Innocent wonder: The poetry of Ben Groner

Transformation

“And I can add I found this world sufficiently miraculous /
 for me, before I’m changed.” – Franz Wright

The grey lake beyond those oaks
mirrors the gunmetal Ohio sky

and the man with thinning hair who
comes weekly to the bench, clutching
a bit of Whitman or Rilke
or Psalms,
is here again today

pacing along the edge of water, flask
in hand, now kicking the mossy
bank, cursing some “James,” now
staring about in innocent wonder,
now screaming at the heavens,
arms pleadingly outstretched

even the prophets
have their demons I suppose

now he is prostrate on the cold
earth in prayer, and I realize
he is like me

some perceiving ape, born from the
pre-eternal dark brightness,
(those endless years
only the earth
remembers)
into the present
light—

a sense of privacy compels me
to drop my gaze and
when I turn back to the lake,
the man is gone, the sky
filled with the soft warbling
of doves, when only seconds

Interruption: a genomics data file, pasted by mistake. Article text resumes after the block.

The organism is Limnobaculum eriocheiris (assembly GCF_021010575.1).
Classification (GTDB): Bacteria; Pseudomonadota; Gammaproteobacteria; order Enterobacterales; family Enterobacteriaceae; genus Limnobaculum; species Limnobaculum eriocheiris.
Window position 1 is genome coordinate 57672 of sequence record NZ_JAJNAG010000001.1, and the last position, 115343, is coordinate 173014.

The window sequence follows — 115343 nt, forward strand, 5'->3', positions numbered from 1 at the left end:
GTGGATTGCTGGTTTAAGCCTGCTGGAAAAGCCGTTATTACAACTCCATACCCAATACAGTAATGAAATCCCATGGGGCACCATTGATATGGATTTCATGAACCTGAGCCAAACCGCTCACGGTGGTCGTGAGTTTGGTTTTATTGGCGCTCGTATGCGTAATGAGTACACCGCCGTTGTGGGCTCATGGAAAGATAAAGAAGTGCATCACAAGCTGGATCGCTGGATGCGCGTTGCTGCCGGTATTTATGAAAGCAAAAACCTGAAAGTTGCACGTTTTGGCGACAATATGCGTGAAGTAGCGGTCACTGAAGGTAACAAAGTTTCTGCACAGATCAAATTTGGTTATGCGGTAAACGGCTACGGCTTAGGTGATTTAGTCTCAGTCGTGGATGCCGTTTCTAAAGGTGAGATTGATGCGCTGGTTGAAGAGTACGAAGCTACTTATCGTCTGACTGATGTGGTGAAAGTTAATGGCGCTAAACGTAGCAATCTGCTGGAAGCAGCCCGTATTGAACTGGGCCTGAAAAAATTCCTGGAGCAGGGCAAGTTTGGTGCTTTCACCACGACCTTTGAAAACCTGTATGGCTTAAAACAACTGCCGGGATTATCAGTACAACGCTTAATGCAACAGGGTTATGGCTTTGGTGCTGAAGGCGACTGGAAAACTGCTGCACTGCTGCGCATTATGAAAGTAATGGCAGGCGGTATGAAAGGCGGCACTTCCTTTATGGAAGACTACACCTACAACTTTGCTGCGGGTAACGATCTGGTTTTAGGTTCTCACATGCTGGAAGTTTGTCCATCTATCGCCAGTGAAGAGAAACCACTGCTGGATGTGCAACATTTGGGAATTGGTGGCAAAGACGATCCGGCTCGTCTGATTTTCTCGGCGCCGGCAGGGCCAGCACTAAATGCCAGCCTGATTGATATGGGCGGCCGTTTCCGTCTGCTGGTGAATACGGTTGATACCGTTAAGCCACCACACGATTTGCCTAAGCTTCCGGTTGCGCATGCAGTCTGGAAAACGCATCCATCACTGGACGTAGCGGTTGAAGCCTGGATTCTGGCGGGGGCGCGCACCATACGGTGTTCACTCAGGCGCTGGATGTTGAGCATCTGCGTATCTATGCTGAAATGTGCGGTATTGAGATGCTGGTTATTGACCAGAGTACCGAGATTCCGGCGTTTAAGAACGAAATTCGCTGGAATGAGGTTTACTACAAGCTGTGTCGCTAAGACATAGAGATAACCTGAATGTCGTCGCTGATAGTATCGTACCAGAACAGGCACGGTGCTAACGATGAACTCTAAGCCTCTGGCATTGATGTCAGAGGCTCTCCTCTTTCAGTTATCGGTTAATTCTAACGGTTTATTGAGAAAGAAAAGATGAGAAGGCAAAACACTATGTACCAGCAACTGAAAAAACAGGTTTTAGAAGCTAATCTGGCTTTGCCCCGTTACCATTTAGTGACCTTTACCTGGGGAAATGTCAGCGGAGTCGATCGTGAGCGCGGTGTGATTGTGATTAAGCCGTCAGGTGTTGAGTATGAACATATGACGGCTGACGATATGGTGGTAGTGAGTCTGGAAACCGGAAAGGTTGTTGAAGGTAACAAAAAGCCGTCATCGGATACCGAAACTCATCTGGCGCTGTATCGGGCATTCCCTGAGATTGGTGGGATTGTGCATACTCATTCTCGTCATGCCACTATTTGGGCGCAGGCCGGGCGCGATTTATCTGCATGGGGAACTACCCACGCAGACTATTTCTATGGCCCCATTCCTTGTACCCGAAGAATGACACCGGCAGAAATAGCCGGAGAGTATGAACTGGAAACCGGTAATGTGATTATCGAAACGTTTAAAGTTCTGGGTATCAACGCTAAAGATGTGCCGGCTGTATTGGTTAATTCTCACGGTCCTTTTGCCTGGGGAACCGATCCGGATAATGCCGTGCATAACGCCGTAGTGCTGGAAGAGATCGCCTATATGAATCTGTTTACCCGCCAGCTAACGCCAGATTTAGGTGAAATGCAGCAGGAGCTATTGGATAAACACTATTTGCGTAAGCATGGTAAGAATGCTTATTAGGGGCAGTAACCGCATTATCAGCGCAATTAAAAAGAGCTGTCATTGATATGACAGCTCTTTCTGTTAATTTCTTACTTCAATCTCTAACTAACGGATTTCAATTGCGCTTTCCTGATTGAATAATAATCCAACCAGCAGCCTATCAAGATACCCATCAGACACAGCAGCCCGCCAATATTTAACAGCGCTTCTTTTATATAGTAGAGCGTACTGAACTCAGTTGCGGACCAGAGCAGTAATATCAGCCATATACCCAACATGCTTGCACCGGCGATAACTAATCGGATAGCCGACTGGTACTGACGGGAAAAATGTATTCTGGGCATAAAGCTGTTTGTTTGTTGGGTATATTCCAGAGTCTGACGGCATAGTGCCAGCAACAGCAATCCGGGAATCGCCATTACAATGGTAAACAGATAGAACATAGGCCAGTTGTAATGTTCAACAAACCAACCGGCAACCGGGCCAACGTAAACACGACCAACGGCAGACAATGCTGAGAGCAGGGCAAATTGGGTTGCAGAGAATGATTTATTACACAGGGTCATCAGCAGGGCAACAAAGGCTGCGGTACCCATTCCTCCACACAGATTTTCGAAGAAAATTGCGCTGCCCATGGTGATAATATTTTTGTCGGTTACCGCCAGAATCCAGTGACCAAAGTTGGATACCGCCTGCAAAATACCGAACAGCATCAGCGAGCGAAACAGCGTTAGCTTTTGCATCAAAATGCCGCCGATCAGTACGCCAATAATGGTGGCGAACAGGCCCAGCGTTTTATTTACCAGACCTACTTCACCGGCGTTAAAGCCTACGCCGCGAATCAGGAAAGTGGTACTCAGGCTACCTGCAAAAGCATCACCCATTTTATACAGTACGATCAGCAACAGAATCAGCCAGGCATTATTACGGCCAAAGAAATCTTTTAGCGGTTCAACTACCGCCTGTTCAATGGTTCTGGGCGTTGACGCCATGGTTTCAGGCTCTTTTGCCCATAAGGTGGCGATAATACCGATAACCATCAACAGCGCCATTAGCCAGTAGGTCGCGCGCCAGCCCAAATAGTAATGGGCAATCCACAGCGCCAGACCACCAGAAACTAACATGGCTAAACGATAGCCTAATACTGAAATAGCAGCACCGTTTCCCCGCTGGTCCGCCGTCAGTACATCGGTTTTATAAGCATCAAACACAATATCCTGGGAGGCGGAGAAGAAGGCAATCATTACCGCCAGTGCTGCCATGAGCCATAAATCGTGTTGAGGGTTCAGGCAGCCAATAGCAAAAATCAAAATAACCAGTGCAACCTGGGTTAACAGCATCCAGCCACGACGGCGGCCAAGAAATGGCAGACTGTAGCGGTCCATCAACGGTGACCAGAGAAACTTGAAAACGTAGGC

before, all
had been quiet.

 

 

Photograph of My Father In a Tarnished Silver Frame, 1999

In the bruise of a cloudy afternoon
I noticed, perhaps for the first time,

a picture amongst the little
ceramic boxes and knick-knacks
on the bookshelf

those pools of blue seemed
surprised and amused as the
crest of his brown hair broke and
tumbled over his forehead, his
smile stretched through the
canyons in his cheeks and
for a moment—

I thought I heard something that
sounded like his laugh, although

I had never heard it before.

 


Ben Groner III (Nashville, TN), recipient of Texas A&M University’s 2014 Gordone Award for undergraduate poetry, has work published in or forthcoming from Appalachian Heritage, Third Wednesday, New Mexico Review, Texas Poetry Calendar, and elsewhere

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